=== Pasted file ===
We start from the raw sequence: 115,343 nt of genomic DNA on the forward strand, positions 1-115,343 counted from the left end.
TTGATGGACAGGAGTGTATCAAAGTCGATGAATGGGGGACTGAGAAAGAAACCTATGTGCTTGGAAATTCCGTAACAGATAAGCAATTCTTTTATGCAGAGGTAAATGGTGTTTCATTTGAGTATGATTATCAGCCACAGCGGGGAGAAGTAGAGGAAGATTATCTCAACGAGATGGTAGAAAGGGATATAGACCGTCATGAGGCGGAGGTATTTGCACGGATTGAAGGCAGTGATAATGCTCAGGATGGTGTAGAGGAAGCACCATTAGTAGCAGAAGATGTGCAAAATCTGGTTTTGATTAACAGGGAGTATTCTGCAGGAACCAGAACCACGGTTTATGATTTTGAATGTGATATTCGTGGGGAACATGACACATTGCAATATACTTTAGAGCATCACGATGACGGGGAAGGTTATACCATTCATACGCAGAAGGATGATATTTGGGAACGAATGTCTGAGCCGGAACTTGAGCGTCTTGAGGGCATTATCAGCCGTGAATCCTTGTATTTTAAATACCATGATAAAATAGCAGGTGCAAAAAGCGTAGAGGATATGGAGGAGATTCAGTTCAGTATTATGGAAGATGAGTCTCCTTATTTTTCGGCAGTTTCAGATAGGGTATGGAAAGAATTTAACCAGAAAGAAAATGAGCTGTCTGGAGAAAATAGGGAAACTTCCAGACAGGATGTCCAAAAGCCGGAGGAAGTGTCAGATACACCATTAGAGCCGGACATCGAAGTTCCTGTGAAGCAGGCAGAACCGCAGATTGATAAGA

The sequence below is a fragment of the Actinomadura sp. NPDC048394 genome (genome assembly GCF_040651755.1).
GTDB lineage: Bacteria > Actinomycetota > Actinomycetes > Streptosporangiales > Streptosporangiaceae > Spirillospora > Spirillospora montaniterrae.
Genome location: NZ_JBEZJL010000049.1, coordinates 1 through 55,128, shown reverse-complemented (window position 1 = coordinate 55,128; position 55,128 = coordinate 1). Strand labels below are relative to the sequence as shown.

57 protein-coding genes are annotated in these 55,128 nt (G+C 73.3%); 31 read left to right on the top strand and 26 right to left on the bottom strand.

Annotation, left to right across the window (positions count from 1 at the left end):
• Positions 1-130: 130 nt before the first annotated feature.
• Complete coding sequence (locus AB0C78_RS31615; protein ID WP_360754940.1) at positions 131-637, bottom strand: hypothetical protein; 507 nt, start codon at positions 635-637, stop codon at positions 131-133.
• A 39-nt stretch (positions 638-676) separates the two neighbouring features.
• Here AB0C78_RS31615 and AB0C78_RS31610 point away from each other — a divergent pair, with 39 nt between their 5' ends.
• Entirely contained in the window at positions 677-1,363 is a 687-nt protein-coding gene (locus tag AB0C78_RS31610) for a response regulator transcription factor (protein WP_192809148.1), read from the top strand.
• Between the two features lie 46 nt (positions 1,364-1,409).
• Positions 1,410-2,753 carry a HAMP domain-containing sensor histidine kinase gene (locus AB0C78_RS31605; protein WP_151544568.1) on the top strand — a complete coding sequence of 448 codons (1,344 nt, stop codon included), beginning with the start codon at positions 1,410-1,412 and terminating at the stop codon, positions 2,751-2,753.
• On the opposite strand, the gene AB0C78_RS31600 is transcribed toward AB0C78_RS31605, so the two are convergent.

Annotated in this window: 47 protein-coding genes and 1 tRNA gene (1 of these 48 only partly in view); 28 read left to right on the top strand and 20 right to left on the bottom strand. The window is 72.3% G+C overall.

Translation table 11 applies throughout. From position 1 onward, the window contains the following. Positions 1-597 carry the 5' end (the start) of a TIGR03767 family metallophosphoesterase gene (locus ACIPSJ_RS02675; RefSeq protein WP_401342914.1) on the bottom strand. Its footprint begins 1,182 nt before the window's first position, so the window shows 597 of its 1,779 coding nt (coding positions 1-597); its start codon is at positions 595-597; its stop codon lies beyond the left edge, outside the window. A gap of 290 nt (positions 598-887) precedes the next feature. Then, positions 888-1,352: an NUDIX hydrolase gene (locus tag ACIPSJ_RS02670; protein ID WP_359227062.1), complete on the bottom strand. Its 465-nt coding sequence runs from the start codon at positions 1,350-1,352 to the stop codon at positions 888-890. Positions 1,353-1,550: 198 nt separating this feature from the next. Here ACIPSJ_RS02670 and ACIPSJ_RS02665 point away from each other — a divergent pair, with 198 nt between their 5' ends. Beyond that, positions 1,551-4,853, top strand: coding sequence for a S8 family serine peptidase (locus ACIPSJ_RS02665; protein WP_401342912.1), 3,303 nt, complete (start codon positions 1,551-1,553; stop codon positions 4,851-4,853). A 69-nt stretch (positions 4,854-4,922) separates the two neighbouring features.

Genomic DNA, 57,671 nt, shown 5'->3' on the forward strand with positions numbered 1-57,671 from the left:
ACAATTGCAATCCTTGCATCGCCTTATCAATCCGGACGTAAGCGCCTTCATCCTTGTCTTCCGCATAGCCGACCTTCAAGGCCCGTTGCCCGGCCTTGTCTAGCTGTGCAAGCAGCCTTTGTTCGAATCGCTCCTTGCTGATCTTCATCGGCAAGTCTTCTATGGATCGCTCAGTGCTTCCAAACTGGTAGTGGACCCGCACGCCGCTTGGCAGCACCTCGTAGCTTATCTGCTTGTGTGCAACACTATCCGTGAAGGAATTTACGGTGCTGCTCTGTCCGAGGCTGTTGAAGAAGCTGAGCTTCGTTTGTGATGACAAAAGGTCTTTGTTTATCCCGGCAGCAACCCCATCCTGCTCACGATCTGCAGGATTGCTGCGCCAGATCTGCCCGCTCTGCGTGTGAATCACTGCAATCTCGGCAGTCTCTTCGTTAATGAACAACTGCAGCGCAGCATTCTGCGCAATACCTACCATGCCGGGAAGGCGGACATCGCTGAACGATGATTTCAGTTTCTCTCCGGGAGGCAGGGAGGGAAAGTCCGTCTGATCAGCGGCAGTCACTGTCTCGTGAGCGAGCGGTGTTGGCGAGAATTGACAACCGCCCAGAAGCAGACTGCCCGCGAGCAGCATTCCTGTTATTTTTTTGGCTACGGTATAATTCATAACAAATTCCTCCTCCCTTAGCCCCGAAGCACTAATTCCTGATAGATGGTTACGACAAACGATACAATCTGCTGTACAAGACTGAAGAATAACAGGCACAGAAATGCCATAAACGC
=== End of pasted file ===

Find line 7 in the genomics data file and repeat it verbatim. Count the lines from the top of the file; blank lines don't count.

Annotation, left to right across the window (positions count from 1 at the left end):